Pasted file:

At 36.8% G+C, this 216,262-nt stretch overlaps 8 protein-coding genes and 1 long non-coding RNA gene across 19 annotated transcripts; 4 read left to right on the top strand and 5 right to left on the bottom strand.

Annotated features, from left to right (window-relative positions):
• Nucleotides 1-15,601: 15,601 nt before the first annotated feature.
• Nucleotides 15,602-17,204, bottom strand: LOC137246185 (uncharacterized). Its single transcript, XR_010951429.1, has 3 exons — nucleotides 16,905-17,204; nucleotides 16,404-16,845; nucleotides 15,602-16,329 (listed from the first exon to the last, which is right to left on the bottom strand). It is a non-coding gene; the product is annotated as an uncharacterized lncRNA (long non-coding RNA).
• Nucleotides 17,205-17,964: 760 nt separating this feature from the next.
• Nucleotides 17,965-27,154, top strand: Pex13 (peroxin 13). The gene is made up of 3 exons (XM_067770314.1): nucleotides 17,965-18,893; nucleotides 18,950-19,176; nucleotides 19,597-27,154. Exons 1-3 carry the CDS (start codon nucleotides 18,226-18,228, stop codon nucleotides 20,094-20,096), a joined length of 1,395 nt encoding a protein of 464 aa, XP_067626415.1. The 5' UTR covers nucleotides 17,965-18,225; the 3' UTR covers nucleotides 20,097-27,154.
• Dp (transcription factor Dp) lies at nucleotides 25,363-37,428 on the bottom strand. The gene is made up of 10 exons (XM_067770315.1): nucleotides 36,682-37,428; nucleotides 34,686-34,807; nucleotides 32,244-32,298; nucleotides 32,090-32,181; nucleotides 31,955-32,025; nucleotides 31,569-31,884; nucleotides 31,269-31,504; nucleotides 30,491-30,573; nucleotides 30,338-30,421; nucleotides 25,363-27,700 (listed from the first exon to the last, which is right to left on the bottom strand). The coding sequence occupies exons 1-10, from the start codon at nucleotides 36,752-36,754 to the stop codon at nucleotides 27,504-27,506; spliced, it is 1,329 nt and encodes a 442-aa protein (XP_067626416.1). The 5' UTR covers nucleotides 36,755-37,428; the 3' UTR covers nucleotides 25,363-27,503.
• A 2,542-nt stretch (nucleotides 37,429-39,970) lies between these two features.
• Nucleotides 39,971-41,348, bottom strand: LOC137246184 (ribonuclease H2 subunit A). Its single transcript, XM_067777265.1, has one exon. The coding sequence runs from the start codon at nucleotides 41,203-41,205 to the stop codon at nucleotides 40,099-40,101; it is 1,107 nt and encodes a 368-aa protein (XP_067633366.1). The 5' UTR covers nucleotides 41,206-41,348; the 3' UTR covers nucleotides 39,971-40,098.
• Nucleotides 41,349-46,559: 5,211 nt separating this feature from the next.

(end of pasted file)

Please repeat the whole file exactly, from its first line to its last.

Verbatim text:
At 36.8% G+C, this 216,262-nt stretch overlaps 8 protein-coding genes and 1 long non-coding RNA gene across 19 annotated transcripts; 4 read left to right on the top strand and 5 right to left on the bottom strand.

Annotated features, from left to right (window-relative positions):
• Nucleotides 1-15,601: 15,601 nt before the first annotated feature.
• Nucleotides 15,602-17,204, bottom strand: LOC137246185 (uncharacterized). Its single transcript, XR_010951429.1, has 3 exons — nucleotides 16,905-17,204; nucleotides 16,404-16,845; nucleotides 15,602-16,329 (listed from the first exon to the last, which is right to left on the bottom strand). It is a non-coding gene; the product is annotated as an uncharacterized lncRNA (long non-coding RNA).
• Nucleotides 17,205-17,964: 760 nt separating this feature from the next.
• Nucleotides 17,965-27,154, top strand: Pex13 (peroxin 13). The gene is made up of 3 exons (XM_067770314.1): nucleotides 17,965-18,893; nucleotides 18,950-19,176; nucleotides 19,597-27,154. Exons 1-3 carry the CDS (start codon nucleotides 18,226-18,228, stop codon nucleotides 20,094-20,096), a joined length of 1,395 nt encoding a protein of 464 aa, XP_067626415.1. The 5' UTR covers nucleotides 17,965-18,225; the 3' UTR covers nucleotides 20,097-27,154.
• Dp (transcription factor Dp) lies at nucleotides 25,363-37,428 on the bottom strand. The gene is made up of 10 exons (XM_067770315.1): nucleotides 36,682-37,428; nucleotides 34,686-34,807; nucleotides 32,244-32,298; nucleotides 32,090-32,181; nucleotides 31,955-32,025; nucleotides 31,569-31,884; nucleotides 31,269-31,504; nucleotides 30,491-30,573; nucleotides 30,338-30,421; nucleotides 25,363-27,700 (listed from the first exon to the last, which is right to left on the bottom strand). The coding sequence occupies exons 1-10, from the start codon at nucleotides 36,752-36,754 to the stop codon at nucleotides 27,504-27,506; spliced, it is 1,329 nt and encodes a 442-aa protein (XP_067626416.1). The 5' UTR covers nucleotides 36,755-37,428; the 3' UTR covers nucleotides 25,363-27,503.
• A 2,542-nt stretch (nucleotides 37,429-39,970) lies between these two features.
• Nucleotides 39,971-41,348, bottom strand: LOC137246184 (ribonuclease H2 subunit A). Its single transcript, XM_067777265.1, has one exon. The coding sequence runs from the start codon at nucleotides 41,203-41,205 to the stop codon at nucleotides 40,099-40,101; it is 1,107 nt and encodes a 368-aa protein (XP_067633366.1). The 5' UTR covers nucleotides 41,206-41,348; the 3' UTR covers nucleotides 39,971-40,098.
• Nucleotides 41,349-46,559: 5,211 nt separating this feature from the next.